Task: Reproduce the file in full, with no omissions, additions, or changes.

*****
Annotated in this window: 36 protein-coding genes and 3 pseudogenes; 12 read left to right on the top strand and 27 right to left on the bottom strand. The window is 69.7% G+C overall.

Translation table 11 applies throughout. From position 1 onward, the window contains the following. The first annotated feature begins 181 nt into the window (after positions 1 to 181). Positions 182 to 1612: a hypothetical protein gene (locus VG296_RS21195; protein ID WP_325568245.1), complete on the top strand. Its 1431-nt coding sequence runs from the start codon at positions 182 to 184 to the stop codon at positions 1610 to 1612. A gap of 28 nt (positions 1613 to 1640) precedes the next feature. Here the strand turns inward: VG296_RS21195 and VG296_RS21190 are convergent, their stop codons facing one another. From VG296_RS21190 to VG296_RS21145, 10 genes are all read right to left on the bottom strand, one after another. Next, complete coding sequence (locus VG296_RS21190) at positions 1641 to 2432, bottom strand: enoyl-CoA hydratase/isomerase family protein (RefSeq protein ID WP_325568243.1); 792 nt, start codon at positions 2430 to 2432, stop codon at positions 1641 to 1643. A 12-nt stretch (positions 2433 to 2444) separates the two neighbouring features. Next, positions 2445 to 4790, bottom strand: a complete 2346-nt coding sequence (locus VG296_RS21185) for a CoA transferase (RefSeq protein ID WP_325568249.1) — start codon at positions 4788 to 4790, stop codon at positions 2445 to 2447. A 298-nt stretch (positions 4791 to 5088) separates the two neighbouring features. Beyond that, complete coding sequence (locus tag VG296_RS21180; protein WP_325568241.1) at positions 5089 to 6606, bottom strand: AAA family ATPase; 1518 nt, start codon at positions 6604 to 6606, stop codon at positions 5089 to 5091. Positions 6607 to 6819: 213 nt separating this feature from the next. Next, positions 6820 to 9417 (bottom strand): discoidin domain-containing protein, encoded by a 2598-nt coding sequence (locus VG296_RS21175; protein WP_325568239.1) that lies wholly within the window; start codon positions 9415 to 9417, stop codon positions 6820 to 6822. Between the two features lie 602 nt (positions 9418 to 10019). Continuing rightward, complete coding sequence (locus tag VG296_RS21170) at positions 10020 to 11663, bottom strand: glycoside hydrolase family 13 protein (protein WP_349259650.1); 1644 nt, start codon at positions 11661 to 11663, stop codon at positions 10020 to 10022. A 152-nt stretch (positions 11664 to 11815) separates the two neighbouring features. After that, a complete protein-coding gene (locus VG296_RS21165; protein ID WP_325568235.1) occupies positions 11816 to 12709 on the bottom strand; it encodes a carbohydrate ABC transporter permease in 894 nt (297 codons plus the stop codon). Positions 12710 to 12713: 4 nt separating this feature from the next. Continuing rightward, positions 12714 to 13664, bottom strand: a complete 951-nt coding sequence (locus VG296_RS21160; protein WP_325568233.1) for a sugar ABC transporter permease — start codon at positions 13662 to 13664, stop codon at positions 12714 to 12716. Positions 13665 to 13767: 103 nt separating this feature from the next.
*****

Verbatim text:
Annotated in this window: 36 protein-coding genes and 3 pseudogenes; 12 read left to right on the top strand and 27 right to left on the bottom strand. The window is 69.7% G+C overall.

Translation table 11 applies throughout. From position 1 onward, the window contains the following. The first annotated feature begins 181 nt into the window (after positions 1 to 181). Positions 182 to 1612: a hypothetical protein gene (locus VG296_RS21195; protein ID WP_325568245.1), complete on the top strand. Its 1431-nt coding sequence runs from the start codon at positions 182 to 184 to the stop codon at positions 1610 to 1612. A gap of 28 nt (positions 1613 to 1640) precedes the next feature. Here the strand turns inward: VG296_RS21195 and VG296_RS21190 are convergent, their stop codons facing one another. From VG296_RS21190 to VG296_RS21145, 10 genes are all read right to left on the bottom strand, one after another. Next, complete coding sequence (locus VG296_RS21190) at positions 1641 to 2432, bottom strand: enoyl-CoA hydratase/isomerase family protein (RefSeq protein ID WP_325568243.1); 792 nt, start codon at positions 2430 to 2432, stop codon at positions 1641 to 1643. A 12-nt stretch (positions 2433 to 2444) separates the two neighbouring features. Next, positions 2445 to 4790, bottom strand: a complete 2346-nt coding sequence (locus VG296_RS21185) for a CoA transferase (RefSeq protein ID WP_325568249.1) — start codon at positions 4788 to 4790, stop codon at positions 2445 to 2447. A 298-nt stretch (positions 4791 to 5088) separates the two neighbouring features. Beyond that, complete coding sequence (locus tag VG296_RS21180; protein WP_325568241.1) at positions 5089 to 6606, bottom strand: AAA family ATPase; 1518 nt, start codon at positions 6604 to 6606, stop codon at positions 5089 to 5091. Positions 6607 to 6819: 213 nt separating this feature from the next. Next, positions 6820 to 9417 (bottom strand): discoidin domain-containing protein, encoded by a 2598-nt coding sequence (locus VG296_RS21175; protein WP_325568239.1) that lies wholly within the window; start codon positions 9415 to 9417, stop codon positions 6820 to 6822. Between the two features lie 602 nt (positions 9418 to 10019). Continuing rightward, complete coding sequence (locus tag VG296_RS21170) at positions 10020 to 11663, bottom strand: glycoside hydrolase family 13 protein (protein WP_349259650.1); 1644 nt, start codon at positions 11661 to 11663, stop codon at positions 10020 to 10022. A 152-nt stretch (positions 11664 to 11815) separates the two neighbouring features. After that, a complete protein-coding gene (locus VG296_RS21165; protein ID WP_325568235.1) occupies positions 11816 to 12709 on the bottom strand; it encodes a carbohydrate ABC transporter permease in 894 nt (297 codons plus the stop codon). Positions 12710 to 12713: 4 nt separating this feature from the next. Continuing rightward, positions 12714 to 13664, bottom strand: a complete 951-nt coding sequence (locus VG296_RS21160; protein WP_325568233.1) for a sugar ABC transporter permease — start codon at positions 13662 to 13664, stop codon at positions 12714 to 12716. Positions 13665 to 13767: 103 nt separating this feature from the next.